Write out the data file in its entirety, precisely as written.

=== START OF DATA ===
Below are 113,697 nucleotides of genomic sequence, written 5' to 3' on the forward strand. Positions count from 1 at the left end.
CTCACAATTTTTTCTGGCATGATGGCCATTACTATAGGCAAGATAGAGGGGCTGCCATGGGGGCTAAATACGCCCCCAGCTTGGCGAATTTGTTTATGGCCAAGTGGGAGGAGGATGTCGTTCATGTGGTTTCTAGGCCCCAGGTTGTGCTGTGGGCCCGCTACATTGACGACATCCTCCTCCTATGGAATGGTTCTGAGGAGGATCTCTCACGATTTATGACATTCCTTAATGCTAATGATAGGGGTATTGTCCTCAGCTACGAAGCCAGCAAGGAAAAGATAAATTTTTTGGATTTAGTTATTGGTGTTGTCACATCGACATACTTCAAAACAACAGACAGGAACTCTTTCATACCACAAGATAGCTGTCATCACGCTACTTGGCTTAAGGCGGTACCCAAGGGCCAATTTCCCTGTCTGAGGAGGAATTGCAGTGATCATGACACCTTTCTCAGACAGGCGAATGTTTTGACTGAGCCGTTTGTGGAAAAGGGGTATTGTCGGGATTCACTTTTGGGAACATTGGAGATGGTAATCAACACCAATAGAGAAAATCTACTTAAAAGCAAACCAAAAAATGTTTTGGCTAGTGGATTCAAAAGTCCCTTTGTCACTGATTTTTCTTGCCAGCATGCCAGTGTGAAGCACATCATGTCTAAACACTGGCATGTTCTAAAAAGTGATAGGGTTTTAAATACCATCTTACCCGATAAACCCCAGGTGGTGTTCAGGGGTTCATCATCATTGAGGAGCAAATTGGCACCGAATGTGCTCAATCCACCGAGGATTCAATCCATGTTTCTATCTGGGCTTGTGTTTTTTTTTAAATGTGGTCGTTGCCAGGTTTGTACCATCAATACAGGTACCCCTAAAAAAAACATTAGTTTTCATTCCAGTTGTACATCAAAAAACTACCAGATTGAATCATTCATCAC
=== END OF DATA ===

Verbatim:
Below are 113,697 nucleotides of genomic sequence, written 5' to 3' on the forward strand. Positions count from 1 at the left end.
CTCACAATTTTTTCTGGCATGATGGCCATTACTATAGGCAAGATAGAGGGGCTGCCATGGGGGCTAAATACGCCCCCAGCTTGGCGAATTTGTTTATGGCCAAGTGGGAGGAGGATGTCGTTCATGTGGTTTCTAGGCCCCAGGTTGTGCTGTGGGCCCGCTACATTGACGACATCCTCCTCCTATGGAATGGTTCTGAGGAGGATCTCTCACGATTTATGACATTCCTTAATGCTAATGATAGGGGTATTGTCCTCAGCTACGAAGCCAGCAAGGAAAAGATAAATTTTTTGGATTTAGTTATTGGTGTTGTCACATCGACATACTTCAAAACAACAGACAGGAACTCTTTCATACCACAAGATAGCTGTCATCACGCTACTTGGCTTAAGGCGGTACCCAAGGGCCAATTTCCCTGTCTGAGGAGGAATTGCAGTGATCATGACACCTTTCTCAGACAGGCGAATGTTTTGACTGAGCCGTTTGTGGAAAAGGGGTATTGTCGGGATTCACTTTTGGGAACATTGGAGATGGTAATCAACACCAATAGAGAAAATCTACTTAAAAGCAAACCAAAAAATGTTTTGGCTAGTGGATTCAAAAGTCCCTTTGTCACTGATTTTTCTTGCCAGCATGCCAGTGTGAAGCACATCATGTCTAAACACTGGCATGTTCTAAAAAGTGATAGGGTTTTAAATACCATCTTACCCGATAAACCCCAGGTGGTGTTCAGGGGTTCATCATCATTGAGGAGCAAATTGGCACCGAATGTGCTCAATCCACCGAGGATTCAATCCATGTTTCTATCTGGGCTTGTGTTTTTTTTTAAATGTGGTCGTTGCCAGGTTTGTACCATCAATACAGGTACCCCTAAAAAAAACATTAGTTTTCATTCCAGTTGTACATCAAAAAACTACCAGATTGAATCATTCATCAC